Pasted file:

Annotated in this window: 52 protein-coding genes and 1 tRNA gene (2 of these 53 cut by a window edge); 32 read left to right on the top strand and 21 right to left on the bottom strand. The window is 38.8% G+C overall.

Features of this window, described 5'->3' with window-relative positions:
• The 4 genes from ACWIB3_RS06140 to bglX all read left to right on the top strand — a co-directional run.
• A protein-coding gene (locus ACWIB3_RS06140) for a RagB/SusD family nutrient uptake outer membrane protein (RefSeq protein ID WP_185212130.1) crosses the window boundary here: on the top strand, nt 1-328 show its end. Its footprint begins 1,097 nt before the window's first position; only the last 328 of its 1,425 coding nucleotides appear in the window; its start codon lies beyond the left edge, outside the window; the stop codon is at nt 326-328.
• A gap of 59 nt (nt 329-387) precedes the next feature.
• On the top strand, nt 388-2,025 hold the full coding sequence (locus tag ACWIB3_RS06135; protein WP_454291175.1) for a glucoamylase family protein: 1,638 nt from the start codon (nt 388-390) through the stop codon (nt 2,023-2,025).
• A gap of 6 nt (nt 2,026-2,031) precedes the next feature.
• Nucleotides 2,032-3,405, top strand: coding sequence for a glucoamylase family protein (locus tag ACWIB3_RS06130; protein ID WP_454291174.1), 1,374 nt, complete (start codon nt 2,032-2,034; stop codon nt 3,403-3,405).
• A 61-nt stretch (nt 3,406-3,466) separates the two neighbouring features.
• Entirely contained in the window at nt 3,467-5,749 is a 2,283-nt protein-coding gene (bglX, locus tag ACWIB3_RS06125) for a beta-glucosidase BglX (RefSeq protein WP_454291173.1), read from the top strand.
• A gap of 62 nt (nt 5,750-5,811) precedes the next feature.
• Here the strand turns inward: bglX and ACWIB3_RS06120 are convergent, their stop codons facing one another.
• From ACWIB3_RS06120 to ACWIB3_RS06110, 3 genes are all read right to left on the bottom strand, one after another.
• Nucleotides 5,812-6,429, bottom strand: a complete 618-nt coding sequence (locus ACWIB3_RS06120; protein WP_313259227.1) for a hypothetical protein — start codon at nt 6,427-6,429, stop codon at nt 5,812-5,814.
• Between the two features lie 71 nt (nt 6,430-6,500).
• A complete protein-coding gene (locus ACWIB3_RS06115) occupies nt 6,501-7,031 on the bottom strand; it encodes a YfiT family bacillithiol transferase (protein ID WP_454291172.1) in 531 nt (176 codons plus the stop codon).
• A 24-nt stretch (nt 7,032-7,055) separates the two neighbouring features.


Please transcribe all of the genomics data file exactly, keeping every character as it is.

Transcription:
Annotated in this window: 52 protein-coding genes and 1 tRNA gene (2 of these 53 cut by a window edge); 32 read left to right on the top strand and 21 right to left on the bottom strand. The window is 38.8% G+C overall.

Features of this window, described 5'->3' with window-relative positions:
• The 4 genes from ACWIB3_RS06140 to bglX all read left to right on the top strand — a co-directional run.
• A protein-coding gene (locus ACWIB3_RS06140) for a RagB/SusD family nutrient uptake outer membrane protein (RefSeq protein ID WP_185212130.1) crosses the window boundary here: on the top strand, nt 1-328 show its end. Its footprint begins 1,097 nt before the window's first position; only the last 328 of its 1,425 coding nucleotides appear in the window; its start codon lies beyond the left edge, outside the window; the stop codon is at nt 326-328.
• A gap of 59 nt (nt 329-387) precedes the next feature.
• On the top strand, nt 388-2,025 hold the full coding sequence (locus tag ACWIB3_RS06135; protein WP_454291175.1) for a glucoamylase family protein: 1,638 nt from the start codon (nt 388-390) through the stop codon (nt 2,023-2,025).
• A gap of 6 nt (nt 2,026-2,031) precedes the next feature.
• Nucleotides 2,032-3,405, top strand: coding sequence for a glucoamylase family protein (locus tag ACWIB3_RS06130; protein ID WP_454291174.1), 1,374 nt, complete (start codon nt 2,032-2,034; stop codon nt 3,403-3,405).
• A 61-nt stretch (nt 3,406-3,466) separates the two neighbouring features.
• Entirely contained in the window at nt 3,467-5,749 is a 2,283-nt protein-coding gene (bglX, locus tag ACWIB3_RS06125) for a beta-glucosidase BglX (RefSeq protein WP_454291173.1), read from the top strand.
• A gap of 62 nt (nt 5,750-5,811) precedes the next feature.
• Here the strand turns inward: bglX and ACWIB3_RS06120 are convergent, their stop codons facing one another.
• From ACWIB3_RS06120 to ACWIB3_RS06110, 3 genes are all read right to left on the bottom strand, one after another.
• Nucleotides 5,812-6,429, bottom strand: a complete 618-nt coding sequence (locus ACWIB3_RS06120; protein WP_313259227.1) for a hypothetical protein — start codon at nt 6,427-6,429, stop codon at nt 5,812-5,814.
• Between the two features lie 71 nt (nt 6,430-6,500).
• A complete protein-coding gene (locus ACWIB3_RS06115) occupies nt 6,501-7,031 on the bottom strand; it encodes a YfiT family bacillithiol transferase (protein ID WP_454291172.1) in 531 nt (176 codons plus the stop codon).
• A 24-nt stretch (nt 7,032-7,055) separates the two neighbouring features.